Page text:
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Glen Grant Distillery
Picture: Glen Grant Distillery, the Whisky
Click to see large map in separate window   Location: Rothes, Morayshire IV33 7BS
Roads: At north end of village on main road
Hours: 9.30am - 4pm, Mon - Sat. Sun.12.30-4.00pm
Groups: Yes, starting times as required. Explanations in French, German, Italian, Spanish and Japanese
Reception centre and shop. Admission charges
Phone: 01542 783318   Fax: 01542 783306

Picture: Glen Grant Distillery in late 1800
Distillery workers take a break outside Glen Grant distillery at the end of the 19th century.
Glen Grant opened its doors in Rothes in 1840 and was the first distillery in the town; and for the next 40 years it remained the only one. The distillery was also the first industrial premises in the North of Scotland to have electric light. Glen Grant has played a formative role in introducing malt whisky to consumers outside Scotland, notably in Italy which is now the No 1 world market for malts. The Glen Grant brand is seen as the epitome of malt whisky in Italy where the tradition of drinking it young – say, five years old – is firmly established.

As may be expected, the distillery has some interesting traditions, and there are many anecdotes about early proprietors. Today, VIP guests taken for a short walk in the pretty little glen behind the distillery are usually served a surprise glass of whisky from a bottle stored in a recess by the burn; water is added from a jug filled from the burn. This company tradition goes all the way back to Major James Grant, son of the co-founder of the distillery, whose idea it first was.

Brothers John and James Grant built the distillery at the north end of Rothes in 1840. They had been smugglers and they had also worked Dandaleith distillery near Craigellachie in the 1830s. James qualified as a lawyer and practised in Elgin but he was drawn back to the idea of a distilling partnership with his brother. James was Provost (Mayor) of Elgin for a number of years and he did much to promote the railway throughout the county.

James Grant’s son, Major James, built a beautiful mansion nearby as the family home. He also built a second distillery across the road in 1898 called simply Glen Grant No 2 and a famous ‘whisky pipe’ ran across the road carrying spirit to be merged with the flow on the other side. Glen Grant No 2 closed in 1902 and when revived was designated a separate distillery and named Caperdonich. Once when on safari in Africa, Major James met a young Matabele lad who had become isolated from his family. He brought him back to Rothes, made him his personal valet and, with the similarities to the story of Robinson Crusoe in mind, the locals christened him ‘Friday’. He settled down in Rothes and spent the rest of his life in a rent-free flat in the Grant mansion.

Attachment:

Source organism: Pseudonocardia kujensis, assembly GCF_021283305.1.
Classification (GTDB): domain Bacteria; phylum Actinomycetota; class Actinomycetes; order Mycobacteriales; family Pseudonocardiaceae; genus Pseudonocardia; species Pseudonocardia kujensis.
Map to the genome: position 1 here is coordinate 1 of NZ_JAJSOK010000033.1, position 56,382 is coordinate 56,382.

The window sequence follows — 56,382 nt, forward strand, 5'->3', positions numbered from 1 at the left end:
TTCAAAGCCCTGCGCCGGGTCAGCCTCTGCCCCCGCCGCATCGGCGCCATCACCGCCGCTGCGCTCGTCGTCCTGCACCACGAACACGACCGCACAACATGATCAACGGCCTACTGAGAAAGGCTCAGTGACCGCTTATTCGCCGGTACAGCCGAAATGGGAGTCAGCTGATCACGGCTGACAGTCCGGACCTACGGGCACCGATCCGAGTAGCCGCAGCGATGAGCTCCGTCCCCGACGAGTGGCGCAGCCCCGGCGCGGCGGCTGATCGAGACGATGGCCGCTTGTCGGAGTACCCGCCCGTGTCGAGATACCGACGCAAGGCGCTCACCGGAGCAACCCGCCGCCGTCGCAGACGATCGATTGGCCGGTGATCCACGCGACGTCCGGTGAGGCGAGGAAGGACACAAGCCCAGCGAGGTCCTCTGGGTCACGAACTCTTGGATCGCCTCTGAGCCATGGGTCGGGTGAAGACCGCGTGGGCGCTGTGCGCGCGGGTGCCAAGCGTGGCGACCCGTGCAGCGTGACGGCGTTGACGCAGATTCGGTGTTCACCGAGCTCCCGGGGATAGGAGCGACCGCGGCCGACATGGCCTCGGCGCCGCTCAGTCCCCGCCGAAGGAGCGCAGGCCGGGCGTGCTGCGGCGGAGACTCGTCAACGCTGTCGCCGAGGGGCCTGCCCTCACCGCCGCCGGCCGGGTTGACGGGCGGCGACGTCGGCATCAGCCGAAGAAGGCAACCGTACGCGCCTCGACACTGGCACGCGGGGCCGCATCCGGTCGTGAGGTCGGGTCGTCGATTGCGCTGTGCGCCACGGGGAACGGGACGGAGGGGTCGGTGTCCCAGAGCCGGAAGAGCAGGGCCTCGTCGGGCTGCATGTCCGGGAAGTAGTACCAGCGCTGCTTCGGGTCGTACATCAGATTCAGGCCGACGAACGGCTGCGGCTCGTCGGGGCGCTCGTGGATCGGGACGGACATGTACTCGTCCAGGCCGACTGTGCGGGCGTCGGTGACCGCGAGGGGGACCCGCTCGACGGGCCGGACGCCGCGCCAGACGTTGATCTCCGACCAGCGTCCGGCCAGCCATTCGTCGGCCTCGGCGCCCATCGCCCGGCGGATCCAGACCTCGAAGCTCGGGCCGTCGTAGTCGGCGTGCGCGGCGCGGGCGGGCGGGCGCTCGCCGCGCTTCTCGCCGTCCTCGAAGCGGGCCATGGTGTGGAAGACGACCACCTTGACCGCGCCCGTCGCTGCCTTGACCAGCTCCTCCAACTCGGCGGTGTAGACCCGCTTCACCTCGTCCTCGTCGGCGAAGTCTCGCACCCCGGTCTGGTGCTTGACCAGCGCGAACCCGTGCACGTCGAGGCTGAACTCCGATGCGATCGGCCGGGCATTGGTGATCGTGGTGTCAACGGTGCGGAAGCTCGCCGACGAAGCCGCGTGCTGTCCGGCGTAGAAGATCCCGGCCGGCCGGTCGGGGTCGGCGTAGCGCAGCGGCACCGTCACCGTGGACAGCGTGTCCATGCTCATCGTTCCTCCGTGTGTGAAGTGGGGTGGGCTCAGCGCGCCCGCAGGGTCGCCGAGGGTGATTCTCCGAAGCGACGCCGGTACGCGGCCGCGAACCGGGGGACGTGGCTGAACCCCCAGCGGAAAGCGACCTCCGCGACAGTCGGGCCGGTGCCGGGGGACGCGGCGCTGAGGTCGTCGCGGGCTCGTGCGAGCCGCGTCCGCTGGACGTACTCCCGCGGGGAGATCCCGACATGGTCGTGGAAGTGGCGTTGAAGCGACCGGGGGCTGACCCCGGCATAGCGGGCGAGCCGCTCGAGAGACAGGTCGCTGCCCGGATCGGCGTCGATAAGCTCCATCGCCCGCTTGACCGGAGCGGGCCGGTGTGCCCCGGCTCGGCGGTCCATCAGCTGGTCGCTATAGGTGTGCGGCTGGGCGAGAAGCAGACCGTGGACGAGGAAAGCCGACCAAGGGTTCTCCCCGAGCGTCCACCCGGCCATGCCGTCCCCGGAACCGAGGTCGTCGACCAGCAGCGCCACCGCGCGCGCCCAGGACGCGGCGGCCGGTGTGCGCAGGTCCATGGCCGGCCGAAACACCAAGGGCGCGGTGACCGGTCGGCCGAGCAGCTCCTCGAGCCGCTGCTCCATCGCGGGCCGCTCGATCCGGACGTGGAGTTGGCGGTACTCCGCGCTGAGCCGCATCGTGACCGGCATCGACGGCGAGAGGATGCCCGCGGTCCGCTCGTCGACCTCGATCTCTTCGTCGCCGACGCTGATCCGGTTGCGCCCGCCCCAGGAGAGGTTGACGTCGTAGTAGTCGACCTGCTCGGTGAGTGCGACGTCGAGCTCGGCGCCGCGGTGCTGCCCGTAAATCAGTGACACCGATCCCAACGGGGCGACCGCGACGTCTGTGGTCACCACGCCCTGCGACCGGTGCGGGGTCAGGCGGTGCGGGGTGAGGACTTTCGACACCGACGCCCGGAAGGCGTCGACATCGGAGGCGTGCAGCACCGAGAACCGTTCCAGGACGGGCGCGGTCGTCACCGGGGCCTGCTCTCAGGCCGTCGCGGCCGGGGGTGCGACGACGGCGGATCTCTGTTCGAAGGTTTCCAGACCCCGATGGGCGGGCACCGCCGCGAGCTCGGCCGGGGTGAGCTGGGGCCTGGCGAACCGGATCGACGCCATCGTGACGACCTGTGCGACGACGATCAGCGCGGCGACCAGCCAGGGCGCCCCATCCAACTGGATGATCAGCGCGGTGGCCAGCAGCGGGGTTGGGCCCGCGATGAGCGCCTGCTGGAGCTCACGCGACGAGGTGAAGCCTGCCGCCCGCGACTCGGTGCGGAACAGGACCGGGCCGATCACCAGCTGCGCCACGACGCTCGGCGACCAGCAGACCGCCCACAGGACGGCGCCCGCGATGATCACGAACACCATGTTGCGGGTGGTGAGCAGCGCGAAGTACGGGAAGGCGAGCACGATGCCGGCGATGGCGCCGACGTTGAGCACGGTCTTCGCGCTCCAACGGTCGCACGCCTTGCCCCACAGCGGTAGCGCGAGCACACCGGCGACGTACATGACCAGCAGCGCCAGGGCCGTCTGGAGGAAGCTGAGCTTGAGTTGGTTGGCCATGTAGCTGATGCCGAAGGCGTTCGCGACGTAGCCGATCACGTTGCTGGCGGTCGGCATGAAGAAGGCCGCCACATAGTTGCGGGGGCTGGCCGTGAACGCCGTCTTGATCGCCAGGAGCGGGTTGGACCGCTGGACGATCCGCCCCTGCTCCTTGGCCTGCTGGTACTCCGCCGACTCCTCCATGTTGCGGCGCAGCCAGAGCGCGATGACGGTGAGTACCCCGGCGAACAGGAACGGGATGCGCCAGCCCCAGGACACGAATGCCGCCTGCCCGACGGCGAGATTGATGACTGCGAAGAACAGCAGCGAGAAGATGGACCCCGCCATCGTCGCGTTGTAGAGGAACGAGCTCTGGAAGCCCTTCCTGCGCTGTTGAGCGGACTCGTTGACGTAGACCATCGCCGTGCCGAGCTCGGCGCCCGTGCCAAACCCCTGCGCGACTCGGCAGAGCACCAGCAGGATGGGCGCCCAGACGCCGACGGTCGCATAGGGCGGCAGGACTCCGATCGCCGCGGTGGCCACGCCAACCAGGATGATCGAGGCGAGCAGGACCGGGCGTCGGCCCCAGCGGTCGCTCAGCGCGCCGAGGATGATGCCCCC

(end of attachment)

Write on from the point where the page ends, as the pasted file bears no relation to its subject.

The industrial plant just by the distillery on the outskirts of Rothes is unsightly but it should not be regarded too harshly since it represents the combined efforts of otherwise competitor distiller companies to minimise the effects on the area of the effluent they produce. The works transforms the effluent into nourishing cattle feed. The original Glen Grant had floor maltings but, following the inspiration of neighbouring Speyburn, one of the last distilleries to be built in Rothes on a somewhat cramped site, it also installed drum maltings in 1898. The former were closed in 1964 to make way for Caperdonich’s renewal, and the latter closed eight years later.

There are four pairs of stills in position now compared to the original two pairs set up with the distillery in 1840. They are coal-fired and, although the new stills – installed in the mid-1980s – are larger than before, they seem to be continuing to produce the same type of spirit. All of the stills have purifiers fitted, which add finesse to the style of the spirit produced.

In the 1980s reconstruction, the worm-tubs were replaced with condensers. The four old stills recently removed had the last rummagers in the Scotch whisky industry to be driven by a waterwheel.

The Whisky

Picture: Glen Grant
Hidden in the beautifully landscaped grounds of the Glen Grant distillery is the whisky safe where Major Grant stored bottles to share with friends.
The core flavour of Glen Grant is light, dryish, slightly spirity and gently nutty with sweet, herby overtones. This, however, is developed in many ways by almost endless combinations of age and type of cask used for ageing. There seems to be no definitive Glen Grant at least in terms of age.

The company markets a ten- year-old version, and age-unspecified versions. The independents offer an apparently unlimited choice of ages up to 25 years and over a dozen vintages going back to the mid-1930s.

Source of water
Caperdonich Well
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Text Copyright © Gordon Brown 1993
Used by UISGE! with permission by the publisher and the copyright owner.